Bhasker first learned about Immanuel from his pastor. When asked what his life would be like if he hadn’t attended the university, he replied, “I don’t want to imagine that.”

Shivaji K. learned about Immanuel through its website while investigating several colleges and universities. He said Immanuel has superior faculty who pay more attention to the students than at other universities, and he has made lasting friendships with classmates. After earning his MBA, he now works as a specialist handling property taxes through Cognizant Technology Solutions.

“With the proper instruction given by the professors, then I gained confidence to get the job,” he said.

Ananth Naidu said he does not think he would have been able to become a tax associate for Ryan LLC without Immanuel’s “world-class education no other college provides.” He explained, “No other college in Hyderabad or even our state sends students to the U.S. as a part of cross-cultural studies.”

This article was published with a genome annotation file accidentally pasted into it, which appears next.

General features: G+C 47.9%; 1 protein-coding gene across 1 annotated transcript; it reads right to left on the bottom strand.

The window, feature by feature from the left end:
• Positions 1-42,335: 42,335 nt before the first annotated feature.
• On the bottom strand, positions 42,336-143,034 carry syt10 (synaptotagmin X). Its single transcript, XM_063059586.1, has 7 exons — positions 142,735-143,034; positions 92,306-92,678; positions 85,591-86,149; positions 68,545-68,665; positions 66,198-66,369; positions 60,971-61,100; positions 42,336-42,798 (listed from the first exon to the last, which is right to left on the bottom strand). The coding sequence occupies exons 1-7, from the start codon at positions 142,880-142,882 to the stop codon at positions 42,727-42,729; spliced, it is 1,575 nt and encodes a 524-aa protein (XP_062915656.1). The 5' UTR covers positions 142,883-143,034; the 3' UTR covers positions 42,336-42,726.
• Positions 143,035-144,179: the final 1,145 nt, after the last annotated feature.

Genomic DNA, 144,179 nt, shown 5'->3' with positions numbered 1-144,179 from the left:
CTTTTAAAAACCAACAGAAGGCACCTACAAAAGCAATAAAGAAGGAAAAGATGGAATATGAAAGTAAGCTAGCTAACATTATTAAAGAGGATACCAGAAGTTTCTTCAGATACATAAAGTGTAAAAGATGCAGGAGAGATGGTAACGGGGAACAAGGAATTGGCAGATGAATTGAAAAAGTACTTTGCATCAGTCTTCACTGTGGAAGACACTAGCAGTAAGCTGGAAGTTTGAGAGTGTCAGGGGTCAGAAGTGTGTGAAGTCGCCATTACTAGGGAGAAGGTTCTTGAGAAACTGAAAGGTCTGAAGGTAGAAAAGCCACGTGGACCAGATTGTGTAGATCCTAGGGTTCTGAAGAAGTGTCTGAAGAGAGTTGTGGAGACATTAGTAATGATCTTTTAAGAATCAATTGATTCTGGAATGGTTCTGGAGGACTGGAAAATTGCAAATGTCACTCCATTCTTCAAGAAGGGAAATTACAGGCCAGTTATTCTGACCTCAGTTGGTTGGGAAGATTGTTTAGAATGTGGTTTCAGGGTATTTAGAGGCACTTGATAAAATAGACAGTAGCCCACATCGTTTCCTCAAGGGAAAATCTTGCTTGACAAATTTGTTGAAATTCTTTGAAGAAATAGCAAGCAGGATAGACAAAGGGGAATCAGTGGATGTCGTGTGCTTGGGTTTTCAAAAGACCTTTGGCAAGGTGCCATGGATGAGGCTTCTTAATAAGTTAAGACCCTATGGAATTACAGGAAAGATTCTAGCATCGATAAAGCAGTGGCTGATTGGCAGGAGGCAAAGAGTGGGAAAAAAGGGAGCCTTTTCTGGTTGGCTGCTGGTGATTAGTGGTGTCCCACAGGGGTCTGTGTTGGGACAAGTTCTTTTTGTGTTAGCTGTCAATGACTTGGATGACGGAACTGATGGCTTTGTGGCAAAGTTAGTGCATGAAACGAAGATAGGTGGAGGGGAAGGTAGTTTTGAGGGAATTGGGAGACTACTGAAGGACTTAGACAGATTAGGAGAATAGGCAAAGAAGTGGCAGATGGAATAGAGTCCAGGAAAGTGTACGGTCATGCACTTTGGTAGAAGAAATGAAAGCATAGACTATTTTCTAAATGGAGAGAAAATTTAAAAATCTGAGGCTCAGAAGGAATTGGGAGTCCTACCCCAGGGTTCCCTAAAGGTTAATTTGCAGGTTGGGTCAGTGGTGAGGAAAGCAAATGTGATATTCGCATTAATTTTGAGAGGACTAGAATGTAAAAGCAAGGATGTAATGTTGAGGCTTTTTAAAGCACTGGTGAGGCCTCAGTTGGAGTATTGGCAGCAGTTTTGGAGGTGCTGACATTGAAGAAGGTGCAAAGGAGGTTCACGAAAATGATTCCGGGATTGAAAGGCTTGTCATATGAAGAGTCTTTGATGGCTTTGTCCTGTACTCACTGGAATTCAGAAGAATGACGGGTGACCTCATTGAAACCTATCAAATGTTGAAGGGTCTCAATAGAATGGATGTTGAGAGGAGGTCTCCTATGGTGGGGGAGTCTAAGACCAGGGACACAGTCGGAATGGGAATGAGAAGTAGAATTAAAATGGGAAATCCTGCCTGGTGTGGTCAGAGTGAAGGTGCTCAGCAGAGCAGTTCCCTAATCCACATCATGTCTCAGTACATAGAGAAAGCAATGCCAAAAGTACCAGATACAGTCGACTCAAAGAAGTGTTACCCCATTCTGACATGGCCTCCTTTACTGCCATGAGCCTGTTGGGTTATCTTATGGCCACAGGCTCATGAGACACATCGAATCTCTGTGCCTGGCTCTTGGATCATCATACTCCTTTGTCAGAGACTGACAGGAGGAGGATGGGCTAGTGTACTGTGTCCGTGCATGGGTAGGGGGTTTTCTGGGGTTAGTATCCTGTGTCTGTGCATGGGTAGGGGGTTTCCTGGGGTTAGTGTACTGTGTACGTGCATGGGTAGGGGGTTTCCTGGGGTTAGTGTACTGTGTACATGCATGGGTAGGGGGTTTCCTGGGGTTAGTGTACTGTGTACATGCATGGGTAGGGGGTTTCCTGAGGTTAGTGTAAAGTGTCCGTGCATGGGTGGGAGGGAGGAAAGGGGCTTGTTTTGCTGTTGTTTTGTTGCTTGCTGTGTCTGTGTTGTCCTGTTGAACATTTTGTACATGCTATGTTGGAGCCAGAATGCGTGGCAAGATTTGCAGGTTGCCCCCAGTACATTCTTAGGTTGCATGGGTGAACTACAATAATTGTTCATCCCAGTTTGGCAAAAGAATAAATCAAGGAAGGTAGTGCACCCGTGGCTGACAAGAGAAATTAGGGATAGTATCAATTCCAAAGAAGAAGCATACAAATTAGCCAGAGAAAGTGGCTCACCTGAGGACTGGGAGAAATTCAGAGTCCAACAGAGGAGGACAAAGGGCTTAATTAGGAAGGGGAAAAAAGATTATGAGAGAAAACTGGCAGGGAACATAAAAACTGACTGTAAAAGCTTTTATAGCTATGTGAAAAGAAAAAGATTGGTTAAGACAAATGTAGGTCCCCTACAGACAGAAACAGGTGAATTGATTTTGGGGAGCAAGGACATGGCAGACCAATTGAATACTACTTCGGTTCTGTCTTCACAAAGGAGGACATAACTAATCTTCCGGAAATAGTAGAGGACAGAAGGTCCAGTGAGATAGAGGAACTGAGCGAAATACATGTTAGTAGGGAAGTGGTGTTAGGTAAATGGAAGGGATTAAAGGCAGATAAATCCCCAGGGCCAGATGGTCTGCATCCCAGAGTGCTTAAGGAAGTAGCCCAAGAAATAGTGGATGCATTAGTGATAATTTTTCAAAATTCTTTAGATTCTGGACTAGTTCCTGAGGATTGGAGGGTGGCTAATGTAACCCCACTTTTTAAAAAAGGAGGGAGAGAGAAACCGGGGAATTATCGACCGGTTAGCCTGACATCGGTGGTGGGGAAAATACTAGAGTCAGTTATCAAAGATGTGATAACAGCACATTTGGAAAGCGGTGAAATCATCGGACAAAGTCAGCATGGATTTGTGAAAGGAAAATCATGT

Immanuel has partnerships with Greenville University, Roberts Wesleyan College, Seattle Pacific University and Spring Arbor University in the United States. Some Immanuel students are able to study and travel abroad and visit U.S. companies such as a Boeing factory and corporate offices for Amazon and Starbucks.

“I’ve been to Michigan. I’ve been to Seattle. I’ve been to Greenville [Illinois]. I’ve been to many different places and many different companies. I’ve met great people,” said Mercy Martina, a pastor’s daughter who graduated at the top of her Immanuel class two years ago with an MBA in human resources. Before attending Immanuel, she never expected to be able to visit the United States, and the experience has proved valuable in her career. “I’m really thankful and grateful for Immanuel Business School.”